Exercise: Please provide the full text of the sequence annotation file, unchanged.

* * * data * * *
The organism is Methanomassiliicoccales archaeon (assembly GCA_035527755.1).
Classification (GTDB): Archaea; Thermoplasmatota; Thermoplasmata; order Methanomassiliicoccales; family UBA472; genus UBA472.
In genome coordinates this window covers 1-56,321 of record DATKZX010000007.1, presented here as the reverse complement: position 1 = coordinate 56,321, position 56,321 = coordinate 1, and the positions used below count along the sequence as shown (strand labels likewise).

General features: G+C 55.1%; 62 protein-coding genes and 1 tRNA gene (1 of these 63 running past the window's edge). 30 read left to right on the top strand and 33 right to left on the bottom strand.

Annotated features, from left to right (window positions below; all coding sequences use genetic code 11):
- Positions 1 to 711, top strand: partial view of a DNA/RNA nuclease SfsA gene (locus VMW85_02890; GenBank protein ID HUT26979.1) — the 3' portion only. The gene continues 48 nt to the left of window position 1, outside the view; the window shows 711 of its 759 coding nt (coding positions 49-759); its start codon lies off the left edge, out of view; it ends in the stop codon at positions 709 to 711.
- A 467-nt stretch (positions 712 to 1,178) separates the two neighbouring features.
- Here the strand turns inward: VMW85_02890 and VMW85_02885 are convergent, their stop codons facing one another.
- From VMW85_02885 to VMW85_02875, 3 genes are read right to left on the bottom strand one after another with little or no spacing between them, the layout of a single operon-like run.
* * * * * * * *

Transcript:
The organism is Methanomassiliicoccales archaeon (assembly GCA_035527755.1).
Classification (GTDB): Archaea; Thermoplasmatota; Thermoplasmata; order Methanomassiliicoccales; family UBA472; genus UBA472.
In genome coordinates this window covers 1-56,321 of record DATKZX010000007.1, presented here as the reverse complement: position 1 = coordinate 56,321, position 56,321 = coordinate 1, and the positions used below count along the sequence as shown (strand labels likewise).

General features: G+C 55.1%; 62 protein-coding genes and 1 tRNA gene (1 of these 63 running past the window's edge). 30 read left to right on the top strand and 33 right to left on the bottom strand.

Annotated features, from left to right (window positions below; all coding sequences use genetic code 11):
- Positions 1 to 711, top strand: partial view of a DNA/RNA nuclease SfsA gene (locus VMW85_02890; GenBank protein ID HUT26979.1) — the 3' portion only. The gene continues 48 nt to the left of window position 1, outside the view; the window shows 711 of its 759 coding nt (coding positions 49-759); its start codon lies off the left edge, out of view; it ends in the stop codon at positions 709 to 711.
- A 467-nt stretch (positions 712 to 1,178) separates the two neighbouring features.
- Here the strand turns inward: VMW85_02890 and VMW85_02885 are convergent, their stop codons facing one another.
- From VMW85_02885 to VMW85_02875, 3 genes are read right to left on the bottom strand one after another with little or no spacing between them, the layout of a single operon-like run.